Microsoft’s acquisition of game developer Activision Blizzard has been given a green light in China, according to several media reports.
The deal has received “unconditional clearance” in China, after a local investigation found no issues in the merger, GamesIndustry.biz, SeekingAlpha and other outlets reported. The approval would mean China joins more than 30 regulators that have approved the acquisition.
Microsoft’s acquisition of Activision Blizzard was first announced in early 2022, when the two companies announced the major $68.7bn (~£50.5bn) deal. However, due to the scope of the deal, many international regulators have launched independent investigations and the deal is still to be completed.
The Esports Advocate reported that China’s decision was not a surprise because Microsoft has a good relationship with China, and the deal would not affect the country’s interest.
China is an important and sizable market for both Activision Blizzard and Microsoft, and the green light in the country comes just a short time after the acquisition received the go-ahead from the European Union.
The United Kingdom’s Competition and Markets Authority (CMA) notably blocked the deal in April 2023, and the Federal Trade Commission in the USA has filed a suit against the merger. Technology company Sony is also a notable opposer of the deal.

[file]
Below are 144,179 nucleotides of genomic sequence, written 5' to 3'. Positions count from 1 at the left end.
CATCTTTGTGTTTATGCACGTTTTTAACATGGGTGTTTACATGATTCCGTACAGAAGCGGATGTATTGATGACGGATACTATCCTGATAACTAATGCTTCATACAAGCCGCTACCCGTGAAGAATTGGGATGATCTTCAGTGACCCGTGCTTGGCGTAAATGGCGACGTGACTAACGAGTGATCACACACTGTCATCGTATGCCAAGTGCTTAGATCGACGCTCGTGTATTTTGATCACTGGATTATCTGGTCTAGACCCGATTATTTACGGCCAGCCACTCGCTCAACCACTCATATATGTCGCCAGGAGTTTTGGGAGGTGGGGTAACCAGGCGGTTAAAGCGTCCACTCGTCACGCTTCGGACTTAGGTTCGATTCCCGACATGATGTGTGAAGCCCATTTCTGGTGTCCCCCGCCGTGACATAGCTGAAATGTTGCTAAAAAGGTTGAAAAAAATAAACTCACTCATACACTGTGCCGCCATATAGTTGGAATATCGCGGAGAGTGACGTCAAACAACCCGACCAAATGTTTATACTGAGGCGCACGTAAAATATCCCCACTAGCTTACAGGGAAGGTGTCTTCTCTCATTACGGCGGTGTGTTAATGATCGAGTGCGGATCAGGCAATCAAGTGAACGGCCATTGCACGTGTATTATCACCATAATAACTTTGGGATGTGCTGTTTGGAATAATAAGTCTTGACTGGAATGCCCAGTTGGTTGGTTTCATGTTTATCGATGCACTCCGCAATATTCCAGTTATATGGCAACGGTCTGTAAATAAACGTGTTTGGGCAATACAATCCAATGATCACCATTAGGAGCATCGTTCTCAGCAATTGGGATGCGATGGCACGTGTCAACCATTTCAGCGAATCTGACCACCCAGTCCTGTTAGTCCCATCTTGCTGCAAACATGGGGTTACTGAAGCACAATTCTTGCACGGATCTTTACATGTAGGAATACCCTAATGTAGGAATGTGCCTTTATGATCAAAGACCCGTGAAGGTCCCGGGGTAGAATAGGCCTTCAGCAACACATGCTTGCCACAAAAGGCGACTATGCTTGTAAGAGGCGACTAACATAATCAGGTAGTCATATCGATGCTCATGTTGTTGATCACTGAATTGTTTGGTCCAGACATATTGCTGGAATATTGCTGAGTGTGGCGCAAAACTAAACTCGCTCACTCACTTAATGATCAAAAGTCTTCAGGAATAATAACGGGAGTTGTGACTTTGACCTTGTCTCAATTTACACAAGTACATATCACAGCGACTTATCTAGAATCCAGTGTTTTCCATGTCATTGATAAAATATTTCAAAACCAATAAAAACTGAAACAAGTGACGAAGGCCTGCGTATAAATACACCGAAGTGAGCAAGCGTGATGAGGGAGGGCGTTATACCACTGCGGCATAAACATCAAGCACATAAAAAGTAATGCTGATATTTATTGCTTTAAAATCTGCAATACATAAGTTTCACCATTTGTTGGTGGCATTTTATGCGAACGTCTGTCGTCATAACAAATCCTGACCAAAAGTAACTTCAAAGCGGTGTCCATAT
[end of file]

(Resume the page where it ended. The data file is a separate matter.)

A Microsoft spokesperson said of the matter to GamesIndustry.biz: “China’s unconditional clearance of our acquisition of Activision Blizzard follows clearance decisions from jurisdictions such as the European Union and Japan, bringing the total to 37 countries representing more than two billion people.
“The acquisition combined with our recent commitments to the European Commission will empower consumers worldwide to play more games on more devices.”
Activision Blizzard is, however, having separate troubles in China. The company is trying to find a new local partner after the licensing agreement with NetEase has ended in December 2022. This resulted in a suspension of Blizzard titles in the country, including popular games such as World of Warcraft and Overwatch.